Steiner's ownership marked the division of the De Cordova Bend property. In 1872, Dr. Steiner sold half interest to Charles E. Barnard and willed the remainder to his wife, Laura.10 She, in turn, willed her interest in the property to their two daughters, Adele and Bessie. The interest that belonged to Barnard was divided and resold many times between the years 1872 and 1917. Subsequently, Steiner's daughters and their husbands, C.D. Johns, husband of Bessie, and Albert Sidney Burleson, husband of Adele, regained ownership of the original James W. Moore survey.11

Details in the life of A.S. Burleson provided an interesting link of understanding to the business transaction surrounding the creation of Kristenstad. A contemporary of John B. Christensen, Burleson was born June 7, 1863, in San Marcos, Texas. He attended the Colonial Institute, the Agricultural and Mechanical College of Texas and the University of Texas. He was admitted to the bar in 1884, and became city attorney of the Twenty-sixth Judicial District. Burleson represented Texas in the Fifty-sixth through the Sixty-third United States Congresses, serving on the Committee of Agriculture, Census, Foreign Affairs and Appropriations. Accepting the appointment to Woodrow Wilson's Cabinet as Postmaster-General on March 6, 1913, he remained in that post until March 1921. Described as an affable Texan, Burleson, nonetheless, pursued a hostile policy toward those who advocated socio-economic change during the Wilson administration.12 The United States Post Office experienced considerable growth during his term of office due to the development of parcel post and air mail service. Burleson retired from public office in 1921.13 His death on November 24, 1937, was preceded only a few months by that of his friend and colleague John B. Christensen, founder of Kristenstad.

There are many parallels to be drawn between the lives of previous owners of the Bend property and that of John B. Christensen. Yet, some of their activities were mistakenly attributed to Christensen. Sharing a similar educational background in history, literature and law, it is possible that he also was aware of their aspirations and built his own dreams upon some of those previous projections. While it is impossible to weigh the exact degree of influence that events in history had upon the creation of Kristenstad, the correlation between accounts of events surrounding the lives of former owners of the Bend and the story that emerged is undeniable. The dreams of Jacob de Cordova, the volatile controversy that surrounded Steiner, and the reputation of suppressing domestic radicals associated with Burleson during his tenure as Postmaster-General, are all intermingled to form a collage depicting Christensen and his role as developer of Kristenstad. As former inhabitants of Kristenstad and neighboring residents reconstruct those events, the listener is immediately aware that elements of the account have been heard or read before in another context.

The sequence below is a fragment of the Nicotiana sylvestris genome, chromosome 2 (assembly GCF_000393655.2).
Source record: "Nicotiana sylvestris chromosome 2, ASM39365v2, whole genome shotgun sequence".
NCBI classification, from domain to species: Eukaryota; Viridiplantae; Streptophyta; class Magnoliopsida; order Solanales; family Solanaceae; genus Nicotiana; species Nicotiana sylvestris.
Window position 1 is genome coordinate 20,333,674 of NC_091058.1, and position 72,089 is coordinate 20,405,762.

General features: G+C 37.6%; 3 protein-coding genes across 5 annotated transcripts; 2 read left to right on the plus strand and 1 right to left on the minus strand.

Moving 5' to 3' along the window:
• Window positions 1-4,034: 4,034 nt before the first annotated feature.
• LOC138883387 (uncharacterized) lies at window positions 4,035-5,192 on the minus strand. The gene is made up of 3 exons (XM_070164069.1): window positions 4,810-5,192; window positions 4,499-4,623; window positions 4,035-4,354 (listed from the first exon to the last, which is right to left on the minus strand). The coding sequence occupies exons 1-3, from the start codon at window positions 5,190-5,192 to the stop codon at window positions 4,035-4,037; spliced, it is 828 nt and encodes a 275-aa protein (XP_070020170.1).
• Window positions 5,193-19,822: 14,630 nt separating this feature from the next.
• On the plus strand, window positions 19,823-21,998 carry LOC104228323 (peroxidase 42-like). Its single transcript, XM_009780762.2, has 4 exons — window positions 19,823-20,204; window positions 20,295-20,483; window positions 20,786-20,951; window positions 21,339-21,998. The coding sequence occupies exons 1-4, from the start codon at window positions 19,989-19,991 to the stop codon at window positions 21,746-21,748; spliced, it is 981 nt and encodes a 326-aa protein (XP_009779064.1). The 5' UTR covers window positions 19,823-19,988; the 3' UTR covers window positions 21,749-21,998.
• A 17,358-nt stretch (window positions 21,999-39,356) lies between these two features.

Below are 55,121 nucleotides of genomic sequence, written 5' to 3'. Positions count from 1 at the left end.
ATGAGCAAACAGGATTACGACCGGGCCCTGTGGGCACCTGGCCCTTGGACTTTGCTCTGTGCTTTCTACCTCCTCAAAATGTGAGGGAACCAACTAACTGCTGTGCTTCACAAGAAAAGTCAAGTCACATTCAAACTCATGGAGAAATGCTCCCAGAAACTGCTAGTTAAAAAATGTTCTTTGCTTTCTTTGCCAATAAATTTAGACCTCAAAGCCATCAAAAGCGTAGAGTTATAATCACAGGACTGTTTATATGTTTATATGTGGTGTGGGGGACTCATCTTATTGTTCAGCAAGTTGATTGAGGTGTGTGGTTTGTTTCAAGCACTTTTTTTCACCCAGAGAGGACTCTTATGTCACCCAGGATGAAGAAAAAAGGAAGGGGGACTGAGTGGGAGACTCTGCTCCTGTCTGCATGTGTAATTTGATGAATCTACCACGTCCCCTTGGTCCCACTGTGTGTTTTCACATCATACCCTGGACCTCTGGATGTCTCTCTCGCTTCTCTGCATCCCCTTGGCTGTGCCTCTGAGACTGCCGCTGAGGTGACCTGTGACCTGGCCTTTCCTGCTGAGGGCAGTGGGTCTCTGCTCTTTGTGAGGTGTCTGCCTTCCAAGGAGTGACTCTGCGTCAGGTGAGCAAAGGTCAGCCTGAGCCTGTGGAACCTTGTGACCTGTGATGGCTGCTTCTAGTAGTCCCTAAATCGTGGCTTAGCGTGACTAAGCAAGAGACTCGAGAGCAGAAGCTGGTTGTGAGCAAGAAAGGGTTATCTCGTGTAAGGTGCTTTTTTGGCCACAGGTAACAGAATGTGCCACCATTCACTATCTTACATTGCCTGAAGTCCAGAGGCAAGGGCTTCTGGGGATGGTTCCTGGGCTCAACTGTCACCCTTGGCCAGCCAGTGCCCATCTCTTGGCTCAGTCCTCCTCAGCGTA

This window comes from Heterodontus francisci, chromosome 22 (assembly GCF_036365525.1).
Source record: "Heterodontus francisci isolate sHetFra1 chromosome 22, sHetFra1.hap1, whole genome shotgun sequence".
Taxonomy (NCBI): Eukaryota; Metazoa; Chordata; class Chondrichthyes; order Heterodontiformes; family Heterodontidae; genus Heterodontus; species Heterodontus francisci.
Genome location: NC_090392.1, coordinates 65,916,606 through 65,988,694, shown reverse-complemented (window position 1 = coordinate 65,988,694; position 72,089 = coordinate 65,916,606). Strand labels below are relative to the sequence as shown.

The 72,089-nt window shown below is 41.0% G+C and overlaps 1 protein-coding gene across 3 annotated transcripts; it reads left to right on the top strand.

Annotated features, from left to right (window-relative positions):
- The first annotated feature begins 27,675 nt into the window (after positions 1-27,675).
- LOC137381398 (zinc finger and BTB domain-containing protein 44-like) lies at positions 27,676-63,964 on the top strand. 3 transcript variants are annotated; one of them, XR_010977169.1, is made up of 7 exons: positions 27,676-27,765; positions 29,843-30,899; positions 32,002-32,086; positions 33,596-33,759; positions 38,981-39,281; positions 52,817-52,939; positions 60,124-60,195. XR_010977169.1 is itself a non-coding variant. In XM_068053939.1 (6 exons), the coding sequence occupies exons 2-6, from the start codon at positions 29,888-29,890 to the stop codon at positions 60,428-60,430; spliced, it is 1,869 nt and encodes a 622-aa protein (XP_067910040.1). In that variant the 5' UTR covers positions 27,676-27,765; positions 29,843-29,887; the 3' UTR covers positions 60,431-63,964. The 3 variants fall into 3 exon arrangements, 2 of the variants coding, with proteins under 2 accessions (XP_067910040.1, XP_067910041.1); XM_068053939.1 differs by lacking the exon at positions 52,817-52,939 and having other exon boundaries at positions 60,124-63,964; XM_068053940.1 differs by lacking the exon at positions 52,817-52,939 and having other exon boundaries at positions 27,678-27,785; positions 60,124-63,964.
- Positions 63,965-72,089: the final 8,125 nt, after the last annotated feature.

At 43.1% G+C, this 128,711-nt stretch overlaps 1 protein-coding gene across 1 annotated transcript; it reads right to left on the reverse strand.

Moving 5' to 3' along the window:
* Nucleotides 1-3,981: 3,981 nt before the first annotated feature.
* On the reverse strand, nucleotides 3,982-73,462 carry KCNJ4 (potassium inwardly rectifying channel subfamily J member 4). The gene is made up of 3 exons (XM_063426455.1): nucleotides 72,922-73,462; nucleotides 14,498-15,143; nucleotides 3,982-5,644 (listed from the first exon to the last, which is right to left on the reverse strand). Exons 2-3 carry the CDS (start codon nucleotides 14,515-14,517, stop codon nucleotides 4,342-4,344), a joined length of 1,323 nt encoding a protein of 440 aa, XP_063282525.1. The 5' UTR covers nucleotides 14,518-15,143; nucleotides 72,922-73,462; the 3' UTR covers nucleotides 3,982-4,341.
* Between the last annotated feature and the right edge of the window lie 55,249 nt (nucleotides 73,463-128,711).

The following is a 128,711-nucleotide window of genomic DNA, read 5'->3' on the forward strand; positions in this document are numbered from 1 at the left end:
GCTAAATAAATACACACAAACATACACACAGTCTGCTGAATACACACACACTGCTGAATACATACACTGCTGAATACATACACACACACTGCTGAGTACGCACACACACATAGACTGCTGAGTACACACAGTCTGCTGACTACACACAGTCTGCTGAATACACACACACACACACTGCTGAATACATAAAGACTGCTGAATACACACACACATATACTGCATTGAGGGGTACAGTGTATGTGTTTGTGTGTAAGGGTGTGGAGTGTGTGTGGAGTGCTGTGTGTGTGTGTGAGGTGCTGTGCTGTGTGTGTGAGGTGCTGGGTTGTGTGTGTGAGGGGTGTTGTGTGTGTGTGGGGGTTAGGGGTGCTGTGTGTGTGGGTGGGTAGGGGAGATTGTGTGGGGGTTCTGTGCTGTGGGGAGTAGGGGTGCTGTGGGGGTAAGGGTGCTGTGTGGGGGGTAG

Texas, Hood County, Deed Records, Vol. 55, p. 484.


The Mart Herald, 30 March 1961.








Texas, Hood County, Deed Records, Vol. L., p. 224.


Interview with Jenkins Garrett, 6 April 1965.


Texas, Hood County, Deed Records, Vol. 54, pp. 241-242.


H. Bailey Carroll and Walter P. Webb, eds., Handbook of Texas. 2 vols. (Austin: Texas State Historical Association, 1952), II: 665-66.


Texas, Hood County, Deed Records, Vol. 54, p. 242.


Jenkins Garrett, notes taken when examining the abstract of the Bend property prior to its purchase by O. P. Leonard on February 27, 1947.


Robert K. Murray, Red Scare, A Study in National Hysteria, 1919-1920 (Minneapolis: University of Minnesota Press, 1955), pp. 203-204.


Carroll and Webb, Handbook of Texas, I:248. 

Copyright 1978 by Vaudrene R. Smith Hunt. Written permission granted to the Hood County Genealogical Society for reproduction to its Internet web site.